Why you should be watching BBC2 documentary Hospital

"No other series I’ve seen about the health service has captured the operational, skin-of-the-teeth side of it so well," says David Butcher

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“We cope, somehow, that’s what we do,” says a consultant at one point in tonight’s second episode of Hospital. Later, there’s a weary aside from a passing a surgeon: “At some point, somebody will be telling us whether we’re allowed to do any work….” he sighs.

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This, it turns out, is what it’s like in the NHS now: philosophical staff, wishing they were able to do their jobs. Instead, they’re hamstrung by the fact that their hospital (in this case, St Mary’s in Paddington, west London) is full to bursting.

There are no spare beds, just a kind of clinical traffic jam. The system is more clogged up than the arteries of an overweight smoker. What makes Hospital such a gripping series to watch – in an awful, tragic sort of way – is that we see the human cost of that chronic overstretch.

In last week’s opener we saw an awful situation unfold as Simon, who urgently needed an operation for his cancer of the oesophagus, sat around in limbo. His entire surgical team waited too – surgeon, anaesthetists, nurses, and so on. An operating theatre sat in readiness.

But for Simon to start his seven-hour operation, the hospital would have to be sure there was an intensive care bed to put him in afterwards. And that was a problem, because at that very moment a retired teacher was being rushed by ambulance from Norfolk with an aneurysm in her chest that could burst at any moment.

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She needed an op and an intensive care bed too. Being closer to possible death, her need trumped his, and there was only one bed spare – or there might be, in a few hours, with luck and a bit of nip and tuck from the relevant departments.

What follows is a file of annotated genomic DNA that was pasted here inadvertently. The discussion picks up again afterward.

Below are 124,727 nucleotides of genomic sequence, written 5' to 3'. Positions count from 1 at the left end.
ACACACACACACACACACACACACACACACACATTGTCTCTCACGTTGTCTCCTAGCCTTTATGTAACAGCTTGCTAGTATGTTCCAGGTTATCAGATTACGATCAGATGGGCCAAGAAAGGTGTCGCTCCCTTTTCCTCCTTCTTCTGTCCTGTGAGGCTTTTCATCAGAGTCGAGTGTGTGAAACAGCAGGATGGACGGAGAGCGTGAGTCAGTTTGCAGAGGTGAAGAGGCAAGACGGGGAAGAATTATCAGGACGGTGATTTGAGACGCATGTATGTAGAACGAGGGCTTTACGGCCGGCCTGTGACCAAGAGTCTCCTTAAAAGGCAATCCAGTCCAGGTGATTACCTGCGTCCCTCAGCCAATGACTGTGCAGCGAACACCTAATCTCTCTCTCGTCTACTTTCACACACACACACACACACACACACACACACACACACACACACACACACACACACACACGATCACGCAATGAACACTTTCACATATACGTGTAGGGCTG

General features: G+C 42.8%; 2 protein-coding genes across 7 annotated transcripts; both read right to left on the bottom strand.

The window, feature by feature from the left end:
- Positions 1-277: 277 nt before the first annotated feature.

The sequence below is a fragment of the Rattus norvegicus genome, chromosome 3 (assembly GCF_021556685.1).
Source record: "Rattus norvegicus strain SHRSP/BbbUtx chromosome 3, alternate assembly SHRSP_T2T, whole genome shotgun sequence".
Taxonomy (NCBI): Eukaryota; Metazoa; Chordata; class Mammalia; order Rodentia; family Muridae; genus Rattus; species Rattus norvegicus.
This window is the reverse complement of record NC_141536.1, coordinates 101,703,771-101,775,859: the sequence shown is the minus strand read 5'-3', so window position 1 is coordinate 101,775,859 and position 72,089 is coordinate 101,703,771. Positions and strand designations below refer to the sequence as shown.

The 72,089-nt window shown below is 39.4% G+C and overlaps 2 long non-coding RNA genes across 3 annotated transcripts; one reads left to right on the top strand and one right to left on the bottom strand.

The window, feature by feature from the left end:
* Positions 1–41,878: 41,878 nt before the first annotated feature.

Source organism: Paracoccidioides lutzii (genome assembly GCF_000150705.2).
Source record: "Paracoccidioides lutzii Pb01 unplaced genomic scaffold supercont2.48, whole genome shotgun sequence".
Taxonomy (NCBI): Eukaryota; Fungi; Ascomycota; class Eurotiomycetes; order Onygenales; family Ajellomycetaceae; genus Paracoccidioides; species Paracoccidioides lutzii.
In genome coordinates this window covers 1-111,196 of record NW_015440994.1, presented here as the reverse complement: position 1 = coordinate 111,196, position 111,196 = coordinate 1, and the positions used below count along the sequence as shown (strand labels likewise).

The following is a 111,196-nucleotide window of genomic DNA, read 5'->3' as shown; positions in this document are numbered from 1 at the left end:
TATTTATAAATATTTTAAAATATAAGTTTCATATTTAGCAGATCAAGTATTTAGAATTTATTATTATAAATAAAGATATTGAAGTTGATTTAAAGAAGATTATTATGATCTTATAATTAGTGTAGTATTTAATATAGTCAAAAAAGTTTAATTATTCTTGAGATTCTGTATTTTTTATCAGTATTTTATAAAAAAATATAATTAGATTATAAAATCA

So eventually, after much to-ing and fro-ing, Simon’s operation was cancelled (for the second time), he and his wife went home, and the disconsolate surgical team stood down. Fascinatingly, the programme’s cameras and microphones captured all the gentle argy-bargy of the situation, the expert-to-expert negotiations, the polite wheedling between eminent professors of surgery – and above, all the frustration.

It’s at once brilliantly skilled observational film making (so a pleasure to watch) and evocative of the many problems in the NHS (so quite depressing.) No other series I’ve seen about the health service – and there have been plenty over the last few years – has captured this operational, skin-of-the-teeth side of it so well.

Some commentators have suggested that lately, hospital trusts have become more honest about their difficulties, less defensive, because resources have reached snapping point. In this case, the openness has paid dividends. Over two million viewers saw the first episode – an amazing number for a BBC2 documentary on a thorny subject. That’s heartening, and given recent headlines, joining them feels like the least we can do.

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Hospital continues on Wednesdays at 9pm on BBC2. Catch up on episode one on BBC iPlayer